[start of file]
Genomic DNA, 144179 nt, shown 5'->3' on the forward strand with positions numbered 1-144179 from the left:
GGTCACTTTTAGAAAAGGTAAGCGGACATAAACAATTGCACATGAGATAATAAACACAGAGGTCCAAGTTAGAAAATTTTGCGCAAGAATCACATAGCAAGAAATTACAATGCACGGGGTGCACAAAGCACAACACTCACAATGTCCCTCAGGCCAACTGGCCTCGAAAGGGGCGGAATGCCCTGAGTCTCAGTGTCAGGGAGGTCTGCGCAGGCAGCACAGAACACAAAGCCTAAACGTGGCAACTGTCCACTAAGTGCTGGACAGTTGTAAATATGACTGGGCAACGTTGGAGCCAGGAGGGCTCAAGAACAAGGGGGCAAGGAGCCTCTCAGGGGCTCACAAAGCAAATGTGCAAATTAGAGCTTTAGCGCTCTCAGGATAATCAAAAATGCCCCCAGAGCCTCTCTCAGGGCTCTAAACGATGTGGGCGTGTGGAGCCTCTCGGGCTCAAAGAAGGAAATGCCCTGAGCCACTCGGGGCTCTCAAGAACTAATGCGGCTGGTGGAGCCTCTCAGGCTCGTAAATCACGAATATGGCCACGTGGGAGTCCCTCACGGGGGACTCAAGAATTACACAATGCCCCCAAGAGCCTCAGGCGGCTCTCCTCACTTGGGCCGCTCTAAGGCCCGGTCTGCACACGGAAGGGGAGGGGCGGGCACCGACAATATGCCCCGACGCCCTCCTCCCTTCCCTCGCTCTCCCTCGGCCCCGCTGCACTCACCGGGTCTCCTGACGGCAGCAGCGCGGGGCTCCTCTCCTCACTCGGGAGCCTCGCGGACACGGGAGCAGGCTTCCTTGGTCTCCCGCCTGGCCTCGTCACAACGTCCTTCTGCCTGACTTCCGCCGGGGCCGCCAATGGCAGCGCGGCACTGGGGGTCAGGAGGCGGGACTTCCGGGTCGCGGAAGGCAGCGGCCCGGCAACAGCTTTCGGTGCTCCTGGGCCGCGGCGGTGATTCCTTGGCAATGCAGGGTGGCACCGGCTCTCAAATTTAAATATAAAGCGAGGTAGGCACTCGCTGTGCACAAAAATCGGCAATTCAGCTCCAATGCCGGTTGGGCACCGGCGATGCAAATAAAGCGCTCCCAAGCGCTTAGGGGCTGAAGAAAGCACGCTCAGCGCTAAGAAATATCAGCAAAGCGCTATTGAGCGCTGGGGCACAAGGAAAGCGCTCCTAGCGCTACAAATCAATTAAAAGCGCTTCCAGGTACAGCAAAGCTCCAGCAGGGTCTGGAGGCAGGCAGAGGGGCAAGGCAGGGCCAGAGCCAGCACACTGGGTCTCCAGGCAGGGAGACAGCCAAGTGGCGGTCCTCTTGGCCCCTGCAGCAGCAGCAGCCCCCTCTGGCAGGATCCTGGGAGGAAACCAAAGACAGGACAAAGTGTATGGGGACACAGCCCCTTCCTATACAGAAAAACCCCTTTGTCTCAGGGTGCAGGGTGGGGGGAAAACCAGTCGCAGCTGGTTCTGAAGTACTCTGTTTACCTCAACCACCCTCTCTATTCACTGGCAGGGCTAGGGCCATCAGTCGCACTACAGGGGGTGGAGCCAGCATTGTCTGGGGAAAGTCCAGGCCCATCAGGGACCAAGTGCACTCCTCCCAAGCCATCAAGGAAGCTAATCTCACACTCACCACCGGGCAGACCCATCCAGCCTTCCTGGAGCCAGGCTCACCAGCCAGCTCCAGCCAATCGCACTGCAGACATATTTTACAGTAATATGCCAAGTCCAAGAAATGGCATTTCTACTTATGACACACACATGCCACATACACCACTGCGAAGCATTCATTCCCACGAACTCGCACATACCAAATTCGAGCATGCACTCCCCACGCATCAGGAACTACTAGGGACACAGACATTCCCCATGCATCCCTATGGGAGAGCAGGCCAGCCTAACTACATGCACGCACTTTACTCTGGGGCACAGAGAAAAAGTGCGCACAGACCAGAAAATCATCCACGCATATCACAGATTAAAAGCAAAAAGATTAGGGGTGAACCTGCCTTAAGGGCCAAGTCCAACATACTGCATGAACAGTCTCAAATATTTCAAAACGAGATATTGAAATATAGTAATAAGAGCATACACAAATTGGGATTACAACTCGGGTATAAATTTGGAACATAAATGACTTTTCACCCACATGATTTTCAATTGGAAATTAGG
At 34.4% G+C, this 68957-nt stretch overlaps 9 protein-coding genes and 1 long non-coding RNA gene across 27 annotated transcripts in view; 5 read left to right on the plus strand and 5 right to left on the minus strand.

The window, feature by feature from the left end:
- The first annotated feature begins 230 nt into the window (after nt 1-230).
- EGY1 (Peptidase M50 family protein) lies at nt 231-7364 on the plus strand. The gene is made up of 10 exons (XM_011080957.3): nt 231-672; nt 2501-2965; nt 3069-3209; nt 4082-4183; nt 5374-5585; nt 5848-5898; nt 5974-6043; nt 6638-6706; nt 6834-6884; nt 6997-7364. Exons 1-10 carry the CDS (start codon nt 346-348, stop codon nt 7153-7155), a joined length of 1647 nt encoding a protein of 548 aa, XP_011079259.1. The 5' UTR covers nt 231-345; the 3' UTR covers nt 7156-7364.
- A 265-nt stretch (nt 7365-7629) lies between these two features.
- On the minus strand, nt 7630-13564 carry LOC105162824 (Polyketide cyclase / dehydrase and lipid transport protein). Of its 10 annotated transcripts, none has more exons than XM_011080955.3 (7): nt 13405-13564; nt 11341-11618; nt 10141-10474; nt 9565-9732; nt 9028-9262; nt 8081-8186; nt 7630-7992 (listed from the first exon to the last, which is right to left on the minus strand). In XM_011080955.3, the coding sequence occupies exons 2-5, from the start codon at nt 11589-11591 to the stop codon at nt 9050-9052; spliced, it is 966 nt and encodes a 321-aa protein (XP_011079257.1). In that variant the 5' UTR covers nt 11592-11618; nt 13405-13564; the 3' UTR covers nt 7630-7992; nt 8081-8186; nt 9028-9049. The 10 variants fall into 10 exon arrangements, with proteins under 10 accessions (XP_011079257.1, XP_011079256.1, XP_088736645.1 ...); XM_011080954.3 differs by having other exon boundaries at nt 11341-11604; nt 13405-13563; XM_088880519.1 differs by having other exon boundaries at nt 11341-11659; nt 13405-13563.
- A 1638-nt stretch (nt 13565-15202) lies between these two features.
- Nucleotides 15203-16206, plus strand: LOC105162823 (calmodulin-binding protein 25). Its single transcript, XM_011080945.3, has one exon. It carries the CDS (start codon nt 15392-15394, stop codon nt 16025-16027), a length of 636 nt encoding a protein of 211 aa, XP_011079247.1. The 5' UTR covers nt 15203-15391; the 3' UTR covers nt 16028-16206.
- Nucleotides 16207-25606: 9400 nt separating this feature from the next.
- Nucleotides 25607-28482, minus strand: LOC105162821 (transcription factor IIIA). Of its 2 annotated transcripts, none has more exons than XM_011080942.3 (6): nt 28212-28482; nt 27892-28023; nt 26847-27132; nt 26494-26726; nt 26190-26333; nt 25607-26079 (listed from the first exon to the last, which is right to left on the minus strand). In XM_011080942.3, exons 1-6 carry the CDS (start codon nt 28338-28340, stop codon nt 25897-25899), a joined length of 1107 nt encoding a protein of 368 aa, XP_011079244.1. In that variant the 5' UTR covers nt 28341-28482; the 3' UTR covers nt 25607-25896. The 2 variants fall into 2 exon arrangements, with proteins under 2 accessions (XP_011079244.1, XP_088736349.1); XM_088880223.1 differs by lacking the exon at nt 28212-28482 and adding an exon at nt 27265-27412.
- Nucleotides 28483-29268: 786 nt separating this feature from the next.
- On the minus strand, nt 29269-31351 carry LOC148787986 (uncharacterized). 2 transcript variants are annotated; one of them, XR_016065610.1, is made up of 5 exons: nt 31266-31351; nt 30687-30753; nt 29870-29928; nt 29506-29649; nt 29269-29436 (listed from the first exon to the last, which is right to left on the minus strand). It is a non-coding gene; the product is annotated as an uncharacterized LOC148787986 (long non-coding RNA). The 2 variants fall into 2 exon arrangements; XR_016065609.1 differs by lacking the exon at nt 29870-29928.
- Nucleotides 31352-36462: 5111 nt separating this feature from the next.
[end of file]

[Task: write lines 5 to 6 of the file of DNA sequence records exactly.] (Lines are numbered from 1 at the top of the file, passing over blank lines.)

- The first annotated feature begins 230 nt into the window (after nt 1-230).
- EGY1 (Peptidase M50 family protein) lies at nt 231-7364 on the plus strand. The gene is made up of 10 exons (XM_011080957.3): nt 231-672; nt 2501-2965; nt 3069-3209; nt 4082-4183; nt 5374-5585; nt 5848-5898; nt 5974-6043; nt 6638-6706; nt 6834-6884; nt 6997-7364. Exons 1-10 carry the CDS (start codon nt 346-348, stop codon nt 7153-7155), a joined length of 1647 nt encoding a protein of 548 aa, XP_011079259.1. The 5' UTR covers nt 231-345; the 3' UTR covers nt 7156-7364.